This isn’t the Grit you recall from Boys’ Life ads

newgritHoward Stern joked on his radio show Tuesday that Randy Jackson, after leaving “American Idol,” will be selling Grit door to door.

“Do they still have Grit?” Stern asked. “When I was a kid I’d open up a comic book, and it said ‘You can sell Grit door-to-door.’ It was some sort of newspaper. They were always trying to recruit children to sell it.”

Yes, Howard, Grit is still published – but it’s not what you remember as a kid.

The old Grit was a home-delivered, weekly good-news newspaper that advertised for carriers in Boys’ Life and other youth-aimed publications.

Today’s Grit is a glossy features magazine put out just six times a year from offices in Topeka, Kansas; it’s targeted to rural Americans as well as “dreamers” — city-dwellers who aspire to country living. (And kids no longer deliver it.)

Hank Will, 56, who has edited Grit since 2007, says the publication has made money for three straight years after a long period of losses.

“At its high point, Grit sold roughly a million copies a week, but it was steadily declining. When I came along, it was shy of 200,000. The principal issue with it was that the readership was literally dying. The median age was maybe as high as 70″ when he started at the magazine.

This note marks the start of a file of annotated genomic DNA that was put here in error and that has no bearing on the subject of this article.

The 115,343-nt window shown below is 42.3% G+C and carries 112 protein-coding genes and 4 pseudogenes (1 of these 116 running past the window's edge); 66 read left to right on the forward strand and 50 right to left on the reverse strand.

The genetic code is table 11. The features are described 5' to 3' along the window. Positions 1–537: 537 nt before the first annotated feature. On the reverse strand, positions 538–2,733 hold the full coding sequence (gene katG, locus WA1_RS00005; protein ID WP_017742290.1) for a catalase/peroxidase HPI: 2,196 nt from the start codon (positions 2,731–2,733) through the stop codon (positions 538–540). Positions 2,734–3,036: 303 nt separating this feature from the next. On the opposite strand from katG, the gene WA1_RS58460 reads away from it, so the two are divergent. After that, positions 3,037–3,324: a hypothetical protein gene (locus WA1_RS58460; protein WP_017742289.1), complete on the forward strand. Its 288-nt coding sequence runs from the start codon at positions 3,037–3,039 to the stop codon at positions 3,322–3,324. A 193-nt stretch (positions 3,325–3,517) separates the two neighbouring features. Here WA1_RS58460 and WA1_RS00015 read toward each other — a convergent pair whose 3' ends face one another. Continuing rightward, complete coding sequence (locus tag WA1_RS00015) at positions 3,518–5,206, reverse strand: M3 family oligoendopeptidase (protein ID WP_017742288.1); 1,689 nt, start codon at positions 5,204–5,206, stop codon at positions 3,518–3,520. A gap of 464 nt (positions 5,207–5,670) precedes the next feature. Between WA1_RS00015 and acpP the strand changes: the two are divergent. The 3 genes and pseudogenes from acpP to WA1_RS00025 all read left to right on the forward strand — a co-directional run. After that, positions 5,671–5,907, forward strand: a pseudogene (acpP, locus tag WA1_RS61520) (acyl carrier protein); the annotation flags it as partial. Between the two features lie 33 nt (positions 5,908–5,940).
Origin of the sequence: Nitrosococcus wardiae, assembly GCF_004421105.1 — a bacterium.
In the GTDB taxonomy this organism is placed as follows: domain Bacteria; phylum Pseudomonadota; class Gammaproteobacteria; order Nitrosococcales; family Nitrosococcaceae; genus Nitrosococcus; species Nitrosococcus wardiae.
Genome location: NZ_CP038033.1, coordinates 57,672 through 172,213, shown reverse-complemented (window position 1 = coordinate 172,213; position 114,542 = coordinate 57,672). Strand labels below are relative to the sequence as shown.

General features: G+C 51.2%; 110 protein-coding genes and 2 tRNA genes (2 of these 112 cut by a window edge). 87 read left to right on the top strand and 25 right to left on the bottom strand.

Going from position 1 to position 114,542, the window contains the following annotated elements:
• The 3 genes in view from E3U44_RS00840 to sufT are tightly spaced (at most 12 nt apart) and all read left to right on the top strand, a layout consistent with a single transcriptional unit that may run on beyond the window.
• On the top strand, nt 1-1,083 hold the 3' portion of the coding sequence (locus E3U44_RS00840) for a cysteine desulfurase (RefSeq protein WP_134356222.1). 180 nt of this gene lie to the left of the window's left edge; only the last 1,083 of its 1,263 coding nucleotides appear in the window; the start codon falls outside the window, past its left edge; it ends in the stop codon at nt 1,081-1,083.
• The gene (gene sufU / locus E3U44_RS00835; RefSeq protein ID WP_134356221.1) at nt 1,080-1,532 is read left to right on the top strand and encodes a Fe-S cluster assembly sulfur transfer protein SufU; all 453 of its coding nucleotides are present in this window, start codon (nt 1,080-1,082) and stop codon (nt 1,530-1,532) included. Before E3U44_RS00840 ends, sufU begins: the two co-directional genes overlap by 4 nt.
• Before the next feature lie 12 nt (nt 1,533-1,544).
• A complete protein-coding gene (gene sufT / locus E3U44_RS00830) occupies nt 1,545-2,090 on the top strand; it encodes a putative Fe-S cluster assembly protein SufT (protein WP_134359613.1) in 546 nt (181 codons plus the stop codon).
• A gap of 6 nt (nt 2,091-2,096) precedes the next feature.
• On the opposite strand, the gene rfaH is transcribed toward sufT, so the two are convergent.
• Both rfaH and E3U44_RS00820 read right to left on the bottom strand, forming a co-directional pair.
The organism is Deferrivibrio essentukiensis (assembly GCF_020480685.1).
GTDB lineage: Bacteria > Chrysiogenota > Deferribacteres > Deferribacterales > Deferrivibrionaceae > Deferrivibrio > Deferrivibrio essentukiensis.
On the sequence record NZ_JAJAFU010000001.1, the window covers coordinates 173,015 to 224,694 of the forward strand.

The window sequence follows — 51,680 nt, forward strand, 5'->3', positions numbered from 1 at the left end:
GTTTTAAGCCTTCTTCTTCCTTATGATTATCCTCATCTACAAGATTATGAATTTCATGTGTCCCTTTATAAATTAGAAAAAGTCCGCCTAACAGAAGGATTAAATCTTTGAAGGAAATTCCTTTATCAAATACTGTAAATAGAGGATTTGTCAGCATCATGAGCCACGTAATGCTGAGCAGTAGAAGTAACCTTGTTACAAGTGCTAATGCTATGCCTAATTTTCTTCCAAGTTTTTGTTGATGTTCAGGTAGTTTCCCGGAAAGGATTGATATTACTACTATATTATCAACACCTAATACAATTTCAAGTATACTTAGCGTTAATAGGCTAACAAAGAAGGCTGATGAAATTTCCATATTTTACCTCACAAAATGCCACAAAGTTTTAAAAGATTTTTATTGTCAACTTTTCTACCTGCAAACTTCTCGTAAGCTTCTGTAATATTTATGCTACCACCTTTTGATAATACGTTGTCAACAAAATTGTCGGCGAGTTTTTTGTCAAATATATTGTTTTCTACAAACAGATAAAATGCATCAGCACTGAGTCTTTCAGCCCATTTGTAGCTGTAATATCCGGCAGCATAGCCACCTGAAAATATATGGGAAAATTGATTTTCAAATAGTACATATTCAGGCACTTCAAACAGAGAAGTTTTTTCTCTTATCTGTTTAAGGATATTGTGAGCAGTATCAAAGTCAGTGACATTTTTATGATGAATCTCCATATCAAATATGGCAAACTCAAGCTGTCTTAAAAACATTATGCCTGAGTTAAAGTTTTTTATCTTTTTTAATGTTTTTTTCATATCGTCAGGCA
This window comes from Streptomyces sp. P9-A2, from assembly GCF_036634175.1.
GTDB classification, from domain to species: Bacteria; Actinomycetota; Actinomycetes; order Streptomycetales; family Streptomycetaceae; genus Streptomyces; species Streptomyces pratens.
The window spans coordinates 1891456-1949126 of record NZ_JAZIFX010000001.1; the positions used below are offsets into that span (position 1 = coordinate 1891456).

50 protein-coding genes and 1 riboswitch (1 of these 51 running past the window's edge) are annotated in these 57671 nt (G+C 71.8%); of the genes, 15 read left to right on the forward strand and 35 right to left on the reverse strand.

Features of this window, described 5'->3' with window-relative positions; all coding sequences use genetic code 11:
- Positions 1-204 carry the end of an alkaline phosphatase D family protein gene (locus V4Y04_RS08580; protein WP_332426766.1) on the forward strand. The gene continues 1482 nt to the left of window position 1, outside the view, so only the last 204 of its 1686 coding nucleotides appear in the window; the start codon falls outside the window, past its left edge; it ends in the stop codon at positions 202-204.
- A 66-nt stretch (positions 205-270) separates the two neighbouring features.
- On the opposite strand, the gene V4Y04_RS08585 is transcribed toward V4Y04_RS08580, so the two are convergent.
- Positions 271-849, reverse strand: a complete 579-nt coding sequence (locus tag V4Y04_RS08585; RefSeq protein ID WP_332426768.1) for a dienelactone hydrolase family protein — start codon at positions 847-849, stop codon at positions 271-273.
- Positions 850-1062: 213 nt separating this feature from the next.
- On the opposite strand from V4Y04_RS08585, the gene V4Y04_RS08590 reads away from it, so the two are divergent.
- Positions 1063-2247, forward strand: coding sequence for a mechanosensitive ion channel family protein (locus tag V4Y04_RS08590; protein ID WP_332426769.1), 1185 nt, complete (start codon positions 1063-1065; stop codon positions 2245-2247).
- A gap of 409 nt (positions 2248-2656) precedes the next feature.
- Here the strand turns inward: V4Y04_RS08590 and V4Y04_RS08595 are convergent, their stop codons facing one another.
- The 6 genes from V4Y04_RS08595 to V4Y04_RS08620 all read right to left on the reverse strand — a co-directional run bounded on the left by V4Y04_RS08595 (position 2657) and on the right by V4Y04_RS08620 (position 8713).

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Will’s goal was to bring the median age down to the mid-40s, and he’s getting there.

“We’re in the high 40s now,” he says. “We’ve really ramped up our gardening content. And I can tell you that chickens on the cover sell. Chickens are all the rage right now. Gardening is in almost every issue, and about 10 to 12 percent of our pages are devoted to food from scratch.”

Will didn’t set out to edit a magazine. When he attended the University of Chicago in the 1970s, he was interested in chemistry and botany. “I wanted to be a college professor.”

He got his PhD, taught biology for 13 years, farmed and wrote books about tractors.

“I have no formal journalism training, and no formal editing training. The only training I had was from writing scientific articles when I was in graduate school.” (He got the Grit job after freelancing for Farm Collector and Mother Earth News; all three titles are owned by Ogden Publications.)

Will oversees an editorial staff of six, including web editor Natalie Gould. She’s a 2012 Medill master’s graduate from Portland who considers Grit the ideal job.

“When I was at Medill, I pretty much wrote most of my stories with an agricultural angle. I wanted to be in magazines, but I didn’t want to look for a job in L.A. or New York. After being in Chicago, I was ready for a slower pace of life.” (She lives in Lawrence, which is about 25 miles from Grit’s Topeka offices.)

Natalie Gould and Hank Will

Natalie Gould and Hank Will

She adds: “I was familiar with the Grit brand. I had seen old copies, but I didn’t know if it was still up and running.”

She found a copy at Evanston’s Chicago Main Newsstand, applied for a job and was hired before graduating last June.

“I was ecstatic,” she says.

What did her Medill friends think about her job?

“Most people were like, What is Grit? My friends didn’t know what it was.”

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